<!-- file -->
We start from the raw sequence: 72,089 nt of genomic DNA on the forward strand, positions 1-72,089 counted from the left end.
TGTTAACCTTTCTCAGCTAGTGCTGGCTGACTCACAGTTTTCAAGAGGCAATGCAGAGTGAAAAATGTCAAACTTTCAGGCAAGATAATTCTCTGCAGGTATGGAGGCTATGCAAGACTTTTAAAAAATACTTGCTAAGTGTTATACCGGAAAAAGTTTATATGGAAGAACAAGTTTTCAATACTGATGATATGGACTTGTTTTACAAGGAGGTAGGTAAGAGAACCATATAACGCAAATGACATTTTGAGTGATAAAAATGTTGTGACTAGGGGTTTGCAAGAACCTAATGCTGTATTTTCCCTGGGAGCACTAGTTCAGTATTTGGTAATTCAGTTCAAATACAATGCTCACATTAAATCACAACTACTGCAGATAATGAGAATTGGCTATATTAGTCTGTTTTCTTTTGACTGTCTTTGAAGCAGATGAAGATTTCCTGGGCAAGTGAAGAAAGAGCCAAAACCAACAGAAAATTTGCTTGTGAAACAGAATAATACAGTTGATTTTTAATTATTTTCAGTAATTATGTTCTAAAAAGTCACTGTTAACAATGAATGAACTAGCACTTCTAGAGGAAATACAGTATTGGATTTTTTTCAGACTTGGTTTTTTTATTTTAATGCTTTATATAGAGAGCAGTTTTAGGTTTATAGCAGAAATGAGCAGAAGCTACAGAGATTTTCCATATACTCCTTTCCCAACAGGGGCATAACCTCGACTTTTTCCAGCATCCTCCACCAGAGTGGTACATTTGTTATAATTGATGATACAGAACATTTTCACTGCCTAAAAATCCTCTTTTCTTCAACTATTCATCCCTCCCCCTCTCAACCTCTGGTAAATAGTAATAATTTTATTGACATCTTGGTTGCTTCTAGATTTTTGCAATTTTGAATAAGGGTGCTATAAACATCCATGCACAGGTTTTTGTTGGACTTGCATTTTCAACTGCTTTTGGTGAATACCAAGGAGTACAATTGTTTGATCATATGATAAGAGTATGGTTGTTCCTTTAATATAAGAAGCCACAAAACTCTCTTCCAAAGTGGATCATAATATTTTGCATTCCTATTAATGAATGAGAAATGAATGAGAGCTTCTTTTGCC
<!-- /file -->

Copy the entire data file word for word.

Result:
We start from the raw sequence: 72,089 nt of genomic DNA on the forward strand, positions 1-72,089 counted from the left end.
TGTTAACCTTTCTCAGCTAGTGCTGGCTGACTCACAGTTTTCAAGAGGCAATGCAGAGTGAAAAATGTCAAACTTTCAGGCAAGATAATTCTCTGCAGGTATGGAGGCTATGCAAGACTTTTAAAAAATACTTGCTAAGTGTTATACCGGAAAAAGTTTATATGGAAGAACAAGTTTTCAATACTGATGATATGGACTTGTTTTACAAGGAGGTAGGTAAGAGAACCATATAACGCAAATGACATTTTGAGTGATAAAAATGTTGTGACTAGGGGTTTGCAAGAACCTAATGCTGTATTTTCCCTGGGAGCACTAGTTCAGTATTTGGTAATTCAGTTCAAATACAATGCTCACATTAAATCACAACTACTGCAGATAATGAGAATTGGCTATATTAGTCTGTTTTCTTTTGACTGTCTTTGAAGCAGATGAAGATTTCCTGGGCAAGTGAAGAAAGAGCCAAAACCAACAGAAAATTTGCTTGTGAAACAGAATAATACAGTTGATTTTTAATTATTTTCAGTAATTATGTTCTAAAAAGTCACTGTTAACAATGAATGAACTAGCACTTCTAGAGGAAATACAGTATTGGATTTTTTTCAGACTTGGTTTTTTTATTTTAATGCTTTATATAGAGAGCAGTTTTAGGTTTATAGCAGAAATGAGCAGAAGCTACAGAGATTTTCCATATACTCCTTTCCCAACAGGGGCATAACCTCGACTTTTTCCAGCATCCTCCACCAGAGTGGTACATTTGTTATAATTGATGATACAGAACATTTTCACTGCCTAAAAATCCTCTTTTCTTCAACTATTCATCCCTCCCCCTCTCAACCTCTGGTAAATAGTAATAATTTTATTGACATCTTGGTTGCTTCTAGATTTTTGCAATTTTGAATAAGGGTGCTATAAACATCCATGCACAGGTTTTTGTTGGACTTGCATTTTCAACTGCTTTTGGTGAATACCAAGGAGTACAATTGTTTGATCATATGATAAGAGTATGGTTGTTCCTTTAATATAAGAAGCCACAAAACTCTCTTCCAAAGTGGATCATAATATTTTGCATTCCTATTAATGAATGAGAAATGAATGAGAGCTTCTTTTGCC